Turkey’s main opposition Republican People’s Party (CHP) deputy Sezgin Tanrıkulu has submitted a parliamentary question and asked Turkish Prime Minister Binali Yıldırım about the reasons behind the detentions of human rights defenders in İstanbul.
Stating that “the human rights defenders’ activities were open to public,” Tanrıkulu said in his parliamentary question that “They are all members of associations that were founded within the law and their activities are open to public. The reasons behind their detentions are unknown due to the confidentiality order.”
Ten human rights defenders were detained on July 5, 2016 at a conference on İstanbul’s Büyükada Island, prompting outrage among human rights groups and calls for the authorities to release them. “On which grounds were they detained? What’s the reason behind detaining them in such secrecy? Are the allegations regarding the activists being kept in different police posts true? If true, what’s the reason for it?” Tanrıkulu said.
Meanwhile Amnesty International (AI) has launched an “urgent action” campaign concerning the 10 human rights advocates. In its campaign, the Amnesty called for “immediate and unconditional release” of the rights defenders. AI stated that “Arbitrary detentions are legally forbidden. Right to not being arbitrarily detained is acknowledged in Article 9 of the International Covenant on Social and Political Rights of which Turkey is a part also.”
İdil Eser, the director of Amnesty International’s Turkey office, İlknur Üstün from the Women’s Coalition, Günal Kurşun and Veli Acu from the Human Rights Agenda Association, Nalan Erkem and Özlem Dalkıran from the Citizen’s Assembly, Nejat Taştan from the Association for Monitoring Equal Rights, lawyer Şeyhmuz Özbekli, activist Peter Steudtner and moderator Ali Garawi were all detained during the July 5 meeting. The prosecutor has issued a 14-day detention them.
Amnesty International (AI) Turkey Director İdil Eser has sent a letter via her lawyer, saying “she feels at peace for being on the side of human rights and what’s right.” Eser said in her letter that “I have committed no crime other than defending human rights regardless of the identity of those in need. Everyone needs human rights, law and justice.”
Describing her situation as too absurd to be true, Eser wrote in her letter: “I have not committed any crime other than defending human rights without looking at victims’ identities. Everybody will need human rights, law and justice one day. I found myself in unlawfulness, in a nightmare that is too absurd even for Aziz Nesin [a Turkish satirist and writer] to imagine, but I am at peace due to standing up for human rights and what is right. I want to believe that before this surreal picture turns into a lynching atmosphere, the truth will come out, that law and justice will prevail and that I will continue my work where I left off.”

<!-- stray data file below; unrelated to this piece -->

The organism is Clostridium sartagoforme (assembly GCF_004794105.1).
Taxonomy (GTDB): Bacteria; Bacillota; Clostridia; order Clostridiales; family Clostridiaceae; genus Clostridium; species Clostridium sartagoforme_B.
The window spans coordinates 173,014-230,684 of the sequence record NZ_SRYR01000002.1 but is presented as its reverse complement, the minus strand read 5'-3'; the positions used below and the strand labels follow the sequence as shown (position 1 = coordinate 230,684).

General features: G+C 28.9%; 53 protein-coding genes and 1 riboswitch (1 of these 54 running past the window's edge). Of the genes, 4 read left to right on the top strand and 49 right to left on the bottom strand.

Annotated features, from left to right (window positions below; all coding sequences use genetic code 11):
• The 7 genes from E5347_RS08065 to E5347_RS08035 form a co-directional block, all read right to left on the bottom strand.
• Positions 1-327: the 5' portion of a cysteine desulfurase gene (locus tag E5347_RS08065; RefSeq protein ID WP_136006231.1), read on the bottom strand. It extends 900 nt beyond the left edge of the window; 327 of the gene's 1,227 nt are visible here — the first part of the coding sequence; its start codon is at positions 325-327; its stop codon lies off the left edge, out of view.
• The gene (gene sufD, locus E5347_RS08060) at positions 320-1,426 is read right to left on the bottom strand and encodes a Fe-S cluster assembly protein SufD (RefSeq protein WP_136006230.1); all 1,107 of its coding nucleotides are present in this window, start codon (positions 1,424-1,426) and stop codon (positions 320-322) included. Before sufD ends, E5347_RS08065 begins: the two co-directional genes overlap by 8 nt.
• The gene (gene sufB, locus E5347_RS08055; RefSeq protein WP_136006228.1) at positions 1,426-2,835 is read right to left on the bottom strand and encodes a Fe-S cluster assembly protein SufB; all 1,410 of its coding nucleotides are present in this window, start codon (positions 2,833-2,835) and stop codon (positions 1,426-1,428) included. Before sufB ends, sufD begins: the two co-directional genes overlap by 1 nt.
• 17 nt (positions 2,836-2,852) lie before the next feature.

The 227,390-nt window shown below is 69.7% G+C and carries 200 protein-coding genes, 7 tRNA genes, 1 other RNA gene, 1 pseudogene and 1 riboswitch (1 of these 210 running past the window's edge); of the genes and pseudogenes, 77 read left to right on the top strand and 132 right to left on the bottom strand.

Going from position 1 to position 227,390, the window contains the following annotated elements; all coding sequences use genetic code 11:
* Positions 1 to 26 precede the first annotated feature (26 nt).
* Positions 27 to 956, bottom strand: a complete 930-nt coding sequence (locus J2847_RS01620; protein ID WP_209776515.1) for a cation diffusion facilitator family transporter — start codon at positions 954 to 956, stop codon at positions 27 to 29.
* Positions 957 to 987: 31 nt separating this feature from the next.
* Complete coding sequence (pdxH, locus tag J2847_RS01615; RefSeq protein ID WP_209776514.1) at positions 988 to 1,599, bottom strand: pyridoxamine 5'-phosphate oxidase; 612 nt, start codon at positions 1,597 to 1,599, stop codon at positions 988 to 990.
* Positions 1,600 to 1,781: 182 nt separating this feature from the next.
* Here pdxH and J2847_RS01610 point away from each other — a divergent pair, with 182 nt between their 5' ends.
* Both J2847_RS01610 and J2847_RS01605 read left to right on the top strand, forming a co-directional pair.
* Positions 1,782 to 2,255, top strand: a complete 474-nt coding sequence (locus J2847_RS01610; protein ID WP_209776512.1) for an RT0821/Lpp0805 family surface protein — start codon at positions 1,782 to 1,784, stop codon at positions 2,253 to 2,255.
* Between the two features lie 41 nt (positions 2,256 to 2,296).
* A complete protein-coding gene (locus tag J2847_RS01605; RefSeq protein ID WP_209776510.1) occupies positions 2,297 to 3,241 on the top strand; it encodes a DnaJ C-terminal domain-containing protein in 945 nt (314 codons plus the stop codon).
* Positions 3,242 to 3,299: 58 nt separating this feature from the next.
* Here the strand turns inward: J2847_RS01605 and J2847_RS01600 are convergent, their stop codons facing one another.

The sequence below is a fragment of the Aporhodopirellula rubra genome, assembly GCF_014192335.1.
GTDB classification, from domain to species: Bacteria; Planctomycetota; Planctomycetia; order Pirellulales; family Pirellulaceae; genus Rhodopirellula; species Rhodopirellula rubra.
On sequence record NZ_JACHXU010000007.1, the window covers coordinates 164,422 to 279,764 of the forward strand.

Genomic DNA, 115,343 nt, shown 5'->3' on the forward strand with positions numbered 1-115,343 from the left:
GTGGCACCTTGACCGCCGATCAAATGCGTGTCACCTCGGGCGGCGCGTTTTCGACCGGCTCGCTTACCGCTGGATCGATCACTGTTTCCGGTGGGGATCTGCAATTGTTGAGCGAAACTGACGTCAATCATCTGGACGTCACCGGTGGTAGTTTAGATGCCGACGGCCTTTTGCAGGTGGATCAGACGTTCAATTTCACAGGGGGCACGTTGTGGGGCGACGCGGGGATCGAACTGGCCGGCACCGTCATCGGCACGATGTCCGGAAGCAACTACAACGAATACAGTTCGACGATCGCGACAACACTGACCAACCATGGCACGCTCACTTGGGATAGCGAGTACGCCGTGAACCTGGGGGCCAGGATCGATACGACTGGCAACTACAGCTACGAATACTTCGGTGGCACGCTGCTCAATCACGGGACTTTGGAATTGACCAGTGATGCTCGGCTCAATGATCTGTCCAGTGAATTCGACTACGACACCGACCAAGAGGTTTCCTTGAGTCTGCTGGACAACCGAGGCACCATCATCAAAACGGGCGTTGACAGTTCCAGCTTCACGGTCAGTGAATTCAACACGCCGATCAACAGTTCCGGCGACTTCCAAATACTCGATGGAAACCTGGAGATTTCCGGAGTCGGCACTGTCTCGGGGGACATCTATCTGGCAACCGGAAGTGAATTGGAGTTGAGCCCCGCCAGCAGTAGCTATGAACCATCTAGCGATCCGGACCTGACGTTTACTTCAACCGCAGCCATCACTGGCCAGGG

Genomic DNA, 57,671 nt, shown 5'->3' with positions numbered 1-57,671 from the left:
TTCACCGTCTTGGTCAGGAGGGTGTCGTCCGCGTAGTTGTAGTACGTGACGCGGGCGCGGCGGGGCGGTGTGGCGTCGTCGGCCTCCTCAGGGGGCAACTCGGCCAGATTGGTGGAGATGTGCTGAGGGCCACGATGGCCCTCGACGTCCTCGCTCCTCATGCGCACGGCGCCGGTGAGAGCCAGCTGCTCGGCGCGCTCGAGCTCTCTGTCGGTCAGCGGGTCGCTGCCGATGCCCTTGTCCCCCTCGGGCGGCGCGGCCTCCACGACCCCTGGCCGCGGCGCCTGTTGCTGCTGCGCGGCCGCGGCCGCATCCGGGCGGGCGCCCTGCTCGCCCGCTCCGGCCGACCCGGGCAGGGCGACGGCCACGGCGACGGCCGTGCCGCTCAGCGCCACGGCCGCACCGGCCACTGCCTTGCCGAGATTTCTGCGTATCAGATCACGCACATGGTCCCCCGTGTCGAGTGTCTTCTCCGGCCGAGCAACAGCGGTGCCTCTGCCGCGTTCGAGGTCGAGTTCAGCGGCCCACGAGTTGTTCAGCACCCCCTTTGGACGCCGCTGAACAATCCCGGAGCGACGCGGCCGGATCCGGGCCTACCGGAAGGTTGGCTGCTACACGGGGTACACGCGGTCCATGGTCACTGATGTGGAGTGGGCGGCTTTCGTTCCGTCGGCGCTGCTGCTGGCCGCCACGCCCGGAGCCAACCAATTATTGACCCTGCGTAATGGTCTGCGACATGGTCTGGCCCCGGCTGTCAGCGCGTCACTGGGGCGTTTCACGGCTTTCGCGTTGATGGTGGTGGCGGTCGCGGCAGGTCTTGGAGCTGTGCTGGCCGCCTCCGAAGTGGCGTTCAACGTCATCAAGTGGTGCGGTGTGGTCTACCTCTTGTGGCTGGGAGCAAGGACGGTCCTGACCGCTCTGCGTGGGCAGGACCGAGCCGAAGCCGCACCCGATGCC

Eser, who started working for AI Turkey a year ago, said she was working there so that nobody would have to experience the legal absurdity that she is experiencing.
“The reason I wanted to work at this job was because I knew the end of countries that showed no respect for human rights from examples throughout history and believed in the significance of working for rights,” said Eser.
The detentions came less than a month after a court imprisoned the chairman of Amnesty’s Turkey branch pending trial, Taner Kılıç, on charges of “membership of a terrorist organization.” Turkish government has used alleged and fabricated “terror” charges and alleged coup involvement as pretext to detain and arrest tens of thousands people including human rights activists, journalists, judges, prosecutors, teachers, academicians, shoopkepers, public servants and even housewives since a controversial coup attempt on July 15, 2016.
The controversial military coup attempt on July 15 killed over 240 people. Immediately after the putsch, the Justice and Development Party (AKP) government along with Erdoğan pinned the blame on the Gülen movement.
Fethullah Gülen, who inspired the movement, strongly denied having any role in the failed coup and called for an international investigation into it, but President Erdoğan — calling the coup attempt “a gift from God” — and the government initiated a widespread purge aimed at cleansing sympathizers of the movement from within state institutions, dehumanizing its popular figures and putting participants of the Gülen movement in jails.
According to a statement from Turkey’s Justice Ministry on July 13, a total of 50,510 people have been arrested while 169,013 others have been the subject of legal proceedings since the failed coup attempt in Turkey on July 15, 2016 on coup charges.
July 13, 2017